It’s all very well to have a function that
can match glob patterns, but we’d like to be able to put this to
practical use. On Unix-like systems, the
glob function returns the names of all files
and directories that match a given glob pattern. Let’s build a similar
function in Haskell. Following the Haskell norm of descriptive naming,
we’ll call our function
-- file: ch08/Glob.hs module Glob (namesMatching) where
We specify that
namesMatching is the only name that users of
Glob module will be able to see.
This function will obviously have to manipulate filesystem paths a lot, splicing and joining them as it goes. We’ll need to use a few previously unfamiliar modules along the way.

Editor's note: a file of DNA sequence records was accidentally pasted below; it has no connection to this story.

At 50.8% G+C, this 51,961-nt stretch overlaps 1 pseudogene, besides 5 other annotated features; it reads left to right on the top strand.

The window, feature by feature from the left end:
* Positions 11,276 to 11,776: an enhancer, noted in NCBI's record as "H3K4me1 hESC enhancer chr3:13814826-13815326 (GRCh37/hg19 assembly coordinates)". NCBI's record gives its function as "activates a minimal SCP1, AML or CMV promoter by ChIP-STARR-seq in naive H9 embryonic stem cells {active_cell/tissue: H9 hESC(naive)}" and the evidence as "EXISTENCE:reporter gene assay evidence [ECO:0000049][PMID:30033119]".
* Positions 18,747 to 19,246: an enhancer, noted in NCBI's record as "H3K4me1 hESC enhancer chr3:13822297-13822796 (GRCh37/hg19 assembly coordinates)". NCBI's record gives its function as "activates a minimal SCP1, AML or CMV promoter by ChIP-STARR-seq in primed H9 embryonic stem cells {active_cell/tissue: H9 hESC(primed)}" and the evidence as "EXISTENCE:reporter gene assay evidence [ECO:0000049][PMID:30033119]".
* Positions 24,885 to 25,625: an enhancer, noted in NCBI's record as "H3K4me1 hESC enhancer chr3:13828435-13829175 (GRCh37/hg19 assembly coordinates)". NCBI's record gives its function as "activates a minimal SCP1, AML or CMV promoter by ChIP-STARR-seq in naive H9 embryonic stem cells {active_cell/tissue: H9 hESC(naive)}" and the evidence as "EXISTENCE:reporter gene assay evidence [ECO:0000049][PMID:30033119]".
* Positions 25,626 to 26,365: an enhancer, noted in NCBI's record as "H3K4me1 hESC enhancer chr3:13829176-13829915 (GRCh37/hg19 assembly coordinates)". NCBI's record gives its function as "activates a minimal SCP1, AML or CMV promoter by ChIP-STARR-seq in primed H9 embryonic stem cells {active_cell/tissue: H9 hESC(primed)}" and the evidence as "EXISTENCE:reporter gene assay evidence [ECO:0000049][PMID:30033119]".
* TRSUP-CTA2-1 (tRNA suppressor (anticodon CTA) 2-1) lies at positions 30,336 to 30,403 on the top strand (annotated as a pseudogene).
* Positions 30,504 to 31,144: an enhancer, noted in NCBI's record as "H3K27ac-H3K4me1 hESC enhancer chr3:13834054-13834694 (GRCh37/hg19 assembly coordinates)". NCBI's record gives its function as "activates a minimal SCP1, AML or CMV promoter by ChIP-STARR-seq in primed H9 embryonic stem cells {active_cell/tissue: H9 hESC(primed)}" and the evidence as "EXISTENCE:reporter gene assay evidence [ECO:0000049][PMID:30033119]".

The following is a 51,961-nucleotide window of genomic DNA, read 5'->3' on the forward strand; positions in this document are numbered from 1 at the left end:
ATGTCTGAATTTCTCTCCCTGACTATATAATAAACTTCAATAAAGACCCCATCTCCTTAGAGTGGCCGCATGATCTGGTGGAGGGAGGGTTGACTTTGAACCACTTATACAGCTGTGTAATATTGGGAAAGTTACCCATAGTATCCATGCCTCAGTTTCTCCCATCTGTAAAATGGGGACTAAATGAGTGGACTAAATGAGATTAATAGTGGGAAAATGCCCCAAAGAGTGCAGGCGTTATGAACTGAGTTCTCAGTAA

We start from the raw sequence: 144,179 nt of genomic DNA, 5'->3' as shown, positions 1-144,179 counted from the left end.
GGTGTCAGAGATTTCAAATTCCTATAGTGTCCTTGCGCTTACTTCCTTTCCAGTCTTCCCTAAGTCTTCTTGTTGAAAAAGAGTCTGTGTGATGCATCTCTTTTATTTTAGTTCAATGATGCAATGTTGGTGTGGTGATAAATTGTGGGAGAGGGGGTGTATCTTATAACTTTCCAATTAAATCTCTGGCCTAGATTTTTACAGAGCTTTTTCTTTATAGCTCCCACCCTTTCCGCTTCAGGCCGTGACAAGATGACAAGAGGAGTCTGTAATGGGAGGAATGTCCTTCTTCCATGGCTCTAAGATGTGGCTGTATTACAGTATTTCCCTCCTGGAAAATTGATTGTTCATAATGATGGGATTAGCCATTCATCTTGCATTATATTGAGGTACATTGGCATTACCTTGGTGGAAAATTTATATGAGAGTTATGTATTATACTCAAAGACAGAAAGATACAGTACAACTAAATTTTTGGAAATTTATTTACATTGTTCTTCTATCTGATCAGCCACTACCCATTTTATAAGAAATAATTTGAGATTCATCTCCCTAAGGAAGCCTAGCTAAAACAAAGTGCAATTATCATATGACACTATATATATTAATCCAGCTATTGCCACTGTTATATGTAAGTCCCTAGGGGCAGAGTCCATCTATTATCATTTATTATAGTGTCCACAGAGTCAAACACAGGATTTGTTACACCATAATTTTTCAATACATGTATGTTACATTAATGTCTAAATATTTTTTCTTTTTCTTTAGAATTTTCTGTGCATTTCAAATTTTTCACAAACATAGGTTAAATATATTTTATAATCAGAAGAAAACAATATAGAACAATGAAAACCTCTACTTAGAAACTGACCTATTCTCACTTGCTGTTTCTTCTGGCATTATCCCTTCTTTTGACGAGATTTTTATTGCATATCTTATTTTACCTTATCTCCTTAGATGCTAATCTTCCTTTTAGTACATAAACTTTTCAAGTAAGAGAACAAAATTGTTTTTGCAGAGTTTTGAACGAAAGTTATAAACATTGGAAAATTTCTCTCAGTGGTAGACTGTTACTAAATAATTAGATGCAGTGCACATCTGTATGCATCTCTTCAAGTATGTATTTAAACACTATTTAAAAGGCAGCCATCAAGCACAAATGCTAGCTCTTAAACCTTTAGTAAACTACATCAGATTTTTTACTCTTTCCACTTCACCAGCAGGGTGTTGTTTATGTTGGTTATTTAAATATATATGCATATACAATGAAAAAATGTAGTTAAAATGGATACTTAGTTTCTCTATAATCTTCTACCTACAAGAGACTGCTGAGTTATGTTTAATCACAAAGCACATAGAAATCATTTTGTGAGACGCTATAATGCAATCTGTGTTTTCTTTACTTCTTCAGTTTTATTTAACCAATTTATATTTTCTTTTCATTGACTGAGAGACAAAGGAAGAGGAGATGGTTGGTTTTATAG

System.Directory module provides standard
functions for working with directories and their contents:
-- file: ch08/Glob.hs import System.Directory (doesDirectoryExist, doesFileExist, getCurrentDirectory, getDirectoryContents)
System.FilePath module abstracts the details
of an operating system’s path name conventions. The
(</>) function joins two path
"foo" </> "bar"Loading package filepath-220.127.116.11 ... linking ... done. "foo/bar"
The name of the
dropTrailingPathSeparator function is
splitFileName function splits a path at the
splitFileName "zippity"("","zippity") ...